So there is one running container name myCounterpartyService that listen on port 10080 of localhost.

Let’s test it by connecting to http://localhost:10080/counterparties/724500J4K3Q60O9QLF45 either using a browser or the curl command line. counterparties is the context name of the service and 724500J4K3Q60O9QLF45is the id of particular counterparty we want the details on.

curl -X GET http://localhost:10080/counterparties/724500J4K3Q60O9QLF45
{"lei":"724500J4K3Q60O9QLF45","name":"Ton Smit Onroerend Goed B.V.","legalAddress":{"firstAddressLine":"Van Teylingenweg 126","city":"Kamerik","region":"","country":"NL","postalCode":"3471GG"},"registration":{"registrationAuthorityID":"RA000463","registrationAuthorityEntityID":"52431649","jurisdiction":"NL","legalFormCode":"54M6","category":"","registrationDate":1545264000000,"lastUpdated":1545264000000,"registrationStatus":"ISSUED","nextRenewalDate":1576800000000},"status":"ACTIVE"}

We can stop the service as follow:

docker stop myCounterpartyService

And check that nothing is running anymore:

docker ps
CONTAINER ID        IMAGE                  COMMAND          CREATED     STATUS       PORTS          NAMES

So far we only ran one service, to run all the microservices (plus the message broker) we will compose the images by using docker-compose. docker-compose is a way to script a series of complex docker configuration to provide a coherent ecosystem.

cd docker-compose/
docker-compose -f docker-compose-microservices.yml up
instrument-service    | 2019-02-28 07:55:54,602 INFO  [org.apache.kafka.clients.consumer.internals.AbstractCoordinator] (EE-ManagedExecutorService-default-Thread-1) [Consumer clientId=consumer-1, groupId=pinfo-microservices] Successfully joined group with generation 14
instrument-service    | 2019-02-28 07:55:54,606 INFO  [org.apache.kafka.clients.consumer.internals.ConsumerCoordinator] (EE-ManagedExecutorService-default-Thread-1) [Consumer clientId=consumer-1, groupId=pinfo-microservices] Setting newly assigned partitions [instrumentsReq-0]
valuation-service     | 2019-02-28 07:55:54,604 INFO  [org.apache.kafka.clients.consumer.internals.AbstractCoordinator] (EE-ManagedExecutorService-default-Thread-1) [Consumer clientId=consumer-1, groupId=pinfo-microservices] Successfully joined group with generation 14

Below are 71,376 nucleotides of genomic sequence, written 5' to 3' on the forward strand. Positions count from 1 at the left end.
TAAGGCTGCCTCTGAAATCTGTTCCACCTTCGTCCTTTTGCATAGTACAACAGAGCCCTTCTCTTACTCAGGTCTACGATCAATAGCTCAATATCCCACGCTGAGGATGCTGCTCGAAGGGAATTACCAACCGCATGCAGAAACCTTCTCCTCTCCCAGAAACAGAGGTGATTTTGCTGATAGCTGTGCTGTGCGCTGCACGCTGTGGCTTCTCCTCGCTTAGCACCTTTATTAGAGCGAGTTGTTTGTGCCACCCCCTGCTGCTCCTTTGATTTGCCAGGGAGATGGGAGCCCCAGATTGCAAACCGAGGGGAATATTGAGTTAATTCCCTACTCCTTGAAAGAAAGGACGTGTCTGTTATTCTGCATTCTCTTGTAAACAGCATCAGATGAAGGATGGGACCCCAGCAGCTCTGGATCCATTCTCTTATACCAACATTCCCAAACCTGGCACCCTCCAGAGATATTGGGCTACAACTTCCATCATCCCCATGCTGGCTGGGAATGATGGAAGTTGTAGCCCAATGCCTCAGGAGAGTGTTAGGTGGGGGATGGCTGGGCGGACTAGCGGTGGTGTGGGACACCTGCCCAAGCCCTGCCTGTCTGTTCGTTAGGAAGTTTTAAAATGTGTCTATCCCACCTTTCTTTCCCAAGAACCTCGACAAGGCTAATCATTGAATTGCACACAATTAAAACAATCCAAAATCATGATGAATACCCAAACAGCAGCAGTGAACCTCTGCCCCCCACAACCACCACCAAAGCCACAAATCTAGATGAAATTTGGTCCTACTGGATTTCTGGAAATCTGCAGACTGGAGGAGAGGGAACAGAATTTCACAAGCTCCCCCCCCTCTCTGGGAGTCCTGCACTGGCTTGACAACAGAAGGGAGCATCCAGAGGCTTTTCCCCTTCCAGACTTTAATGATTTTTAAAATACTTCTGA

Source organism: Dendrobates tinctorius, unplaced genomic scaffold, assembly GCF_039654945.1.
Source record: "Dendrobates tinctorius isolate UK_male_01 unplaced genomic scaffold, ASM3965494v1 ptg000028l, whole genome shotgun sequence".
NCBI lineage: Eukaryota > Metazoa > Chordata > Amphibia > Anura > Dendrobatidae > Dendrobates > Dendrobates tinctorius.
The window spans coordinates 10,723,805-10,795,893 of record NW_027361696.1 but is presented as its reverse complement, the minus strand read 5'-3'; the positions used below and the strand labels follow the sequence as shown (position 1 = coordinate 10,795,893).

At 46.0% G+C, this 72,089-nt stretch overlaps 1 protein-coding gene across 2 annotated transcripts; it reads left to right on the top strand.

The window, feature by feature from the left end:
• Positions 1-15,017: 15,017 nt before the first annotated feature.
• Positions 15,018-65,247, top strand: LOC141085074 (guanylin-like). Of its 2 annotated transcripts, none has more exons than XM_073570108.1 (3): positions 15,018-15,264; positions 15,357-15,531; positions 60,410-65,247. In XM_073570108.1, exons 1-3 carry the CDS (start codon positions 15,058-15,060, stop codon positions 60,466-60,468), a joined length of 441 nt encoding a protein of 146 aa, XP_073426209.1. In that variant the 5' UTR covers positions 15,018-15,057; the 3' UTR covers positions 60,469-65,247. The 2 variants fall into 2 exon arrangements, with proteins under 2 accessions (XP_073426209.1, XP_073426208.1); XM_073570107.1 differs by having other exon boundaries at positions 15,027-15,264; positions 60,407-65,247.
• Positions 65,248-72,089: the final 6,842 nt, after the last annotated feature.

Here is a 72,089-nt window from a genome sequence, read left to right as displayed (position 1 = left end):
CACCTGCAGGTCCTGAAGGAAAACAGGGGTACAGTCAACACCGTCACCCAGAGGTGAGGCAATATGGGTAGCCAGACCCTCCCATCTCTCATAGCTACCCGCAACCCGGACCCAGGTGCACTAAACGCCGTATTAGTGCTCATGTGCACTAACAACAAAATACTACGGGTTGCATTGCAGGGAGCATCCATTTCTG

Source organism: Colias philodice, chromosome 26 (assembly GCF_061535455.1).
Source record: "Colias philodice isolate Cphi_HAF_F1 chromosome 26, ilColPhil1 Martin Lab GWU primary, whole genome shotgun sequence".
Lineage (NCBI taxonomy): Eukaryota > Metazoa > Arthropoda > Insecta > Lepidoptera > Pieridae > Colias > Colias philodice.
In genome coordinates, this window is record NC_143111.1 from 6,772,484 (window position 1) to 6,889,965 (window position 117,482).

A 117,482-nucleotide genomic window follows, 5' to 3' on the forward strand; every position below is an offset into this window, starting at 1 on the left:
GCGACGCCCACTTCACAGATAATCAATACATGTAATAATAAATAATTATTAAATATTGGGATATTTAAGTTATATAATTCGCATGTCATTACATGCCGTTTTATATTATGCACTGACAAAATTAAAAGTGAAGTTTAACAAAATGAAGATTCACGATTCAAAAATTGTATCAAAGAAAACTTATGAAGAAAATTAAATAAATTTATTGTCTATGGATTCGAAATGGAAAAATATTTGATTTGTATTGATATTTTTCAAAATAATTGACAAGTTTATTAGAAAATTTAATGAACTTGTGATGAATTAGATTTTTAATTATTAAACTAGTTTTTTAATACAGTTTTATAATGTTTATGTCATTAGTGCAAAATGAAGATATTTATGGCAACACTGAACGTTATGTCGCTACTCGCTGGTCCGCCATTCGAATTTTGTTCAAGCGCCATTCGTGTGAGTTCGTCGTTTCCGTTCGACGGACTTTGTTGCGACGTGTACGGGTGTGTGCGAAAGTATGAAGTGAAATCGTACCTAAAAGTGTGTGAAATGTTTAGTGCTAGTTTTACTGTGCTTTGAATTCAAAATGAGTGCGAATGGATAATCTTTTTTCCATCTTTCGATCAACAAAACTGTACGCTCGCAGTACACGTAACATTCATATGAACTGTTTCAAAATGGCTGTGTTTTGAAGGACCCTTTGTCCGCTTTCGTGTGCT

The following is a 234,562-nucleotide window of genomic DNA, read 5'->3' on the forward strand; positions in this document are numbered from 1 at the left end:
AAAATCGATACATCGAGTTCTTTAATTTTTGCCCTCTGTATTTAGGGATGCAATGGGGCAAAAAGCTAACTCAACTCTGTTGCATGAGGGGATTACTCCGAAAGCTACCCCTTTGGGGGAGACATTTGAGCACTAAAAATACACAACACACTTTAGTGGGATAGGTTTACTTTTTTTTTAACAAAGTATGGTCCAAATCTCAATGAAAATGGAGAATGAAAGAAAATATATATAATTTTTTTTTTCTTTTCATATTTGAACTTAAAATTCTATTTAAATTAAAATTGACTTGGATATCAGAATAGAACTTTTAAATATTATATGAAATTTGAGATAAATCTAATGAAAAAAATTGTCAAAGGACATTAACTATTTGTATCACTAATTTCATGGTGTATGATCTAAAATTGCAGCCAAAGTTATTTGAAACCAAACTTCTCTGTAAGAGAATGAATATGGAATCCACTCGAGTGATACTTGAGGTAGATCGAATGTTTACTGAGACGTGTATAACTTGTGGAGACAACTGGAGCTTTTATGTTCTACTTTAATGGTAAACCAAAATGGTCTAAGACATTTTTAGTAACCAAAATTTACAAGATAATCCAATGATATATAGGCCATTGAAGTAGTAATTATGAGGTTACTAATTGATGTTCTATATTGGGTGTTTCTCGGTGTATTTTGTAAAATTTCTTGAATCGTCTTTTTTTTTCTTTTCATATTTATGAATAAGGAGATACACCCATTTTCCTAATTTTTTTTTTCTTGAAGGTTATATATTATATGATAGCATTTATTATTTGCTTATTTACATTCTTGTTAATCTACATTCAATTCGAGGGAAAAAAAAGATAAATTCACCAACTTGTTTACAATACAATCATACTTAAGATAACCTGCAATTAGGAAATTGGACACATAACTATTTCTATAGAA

valuation-service     | 2019-02-28 07:55:54,611 INFO  [org.apache.kafka.clients.consumer.internals.ConsumerCoordinator] (EE-ManagedExecutorService-default-Thread-1) [Consumer clientId=consumer-1, groupId=pinfo-microservices] Setting newly assigned partitions [instruments-0]

In another console, check the running containers

docker ps
 
CONTAINER ID        IMAGE                             COMMAND                  CREATED              STATUS              PORTS                                               NAMES
f7af748fe9ae        unige/valuation-service:latest    "/bin/sh -c 'java -D…"   3 minutes ago       Up 3 minutes        0.0.0.0:12080->8080/tcp                             valuation-service
aea66ab35500        unige/instrument-service:latest   "/bin/sh -c 'java -D…"   3 minutes ago       Up 3 minutes        0.0.0.0:11080->8080/tcp                             instrument-service
2df3d6a8d6aa        confluentinc/cp-kafka:5.1.0       "/etc/confluent/dock…"   33 hours ago         Up 4 minutes        0.0.0.0:9092->9092/tcp                              kafka
f197de9c79fe        zookeeper:3.4.9                   "/docker-entrypoint.…"   33 hours ago         Up 4 minutes        2888/tcp, 0.0.0.0:2181->2181/tcp, 3888/tcp          zookeeper

No we can test the microservices. Let’s check again that we can query counterparties.

curl -X GET http://localhost:10080/counterparties/724500J4K3Q60O9QLF45
{"lei":"724500J4K3Q60O9QLF45","name":"Ton Smit Onroerend Goed B.V.","legalAddress":{"firstAddressLine":"Van Teylingenweg 126","city":"Kamerik","region":"","country":"NL","postalCode":"3471GG"},"registration":{"registrationAuthorityID":"RA000463","registrationAuthorityEntityID":"52431649","jurisdiction":"NL","legalFormCode":"54M6","category":"","registrationDate":1545264000000,"lastUpdated":1545264000000,"registrationStatus":"ISSUED","nextRenewalDate":1576800000000},"status":"ACTIVE"}

Then let’s get a specific instrument

curl -X GET http://localhost:11080/instrument/1
{"id":1,"brokerLei":"254900LAW6SKNVPBBN21","counterpartyLei":"969500CHL179N00GX059","originalCurrency":"EUR","amountInOriginalCurrency":539926.20,"dealDate":-61630035780000,"valueDate":-61630035780000,"instrumentType":"B","isin":"BE7261065565","quantity":5445,"maturityDate":1577837340000}

Next, we will propagate all the instruments to the message broker for the valuation service to read them and compute the actual valuation.

curl -X POST http://localhost:11080/instrument/propagateAllInstruments

This is then actual result of the valuation of the portfolio.

curl -X GET http://localhost:12080/valuation?currency=USD
{"breakdownByInstrumentType":{"STOCK":376127254.270,"LOAN":317483580.00,"BOND":468433784.120,"DEPOSIT":71056222.00,"WARRANT":4847202.120},"breakdownByCurrency":{"CHF":70073308.00,"SGD":66540948.00,"EUR":913601713.74,"GBP":102726326.00,"USD":85005746.77},"reportingCurrency":"USD","currentValue":1237948042.510,"percentile95":0.0,"percentile99":0.0}

Bibliography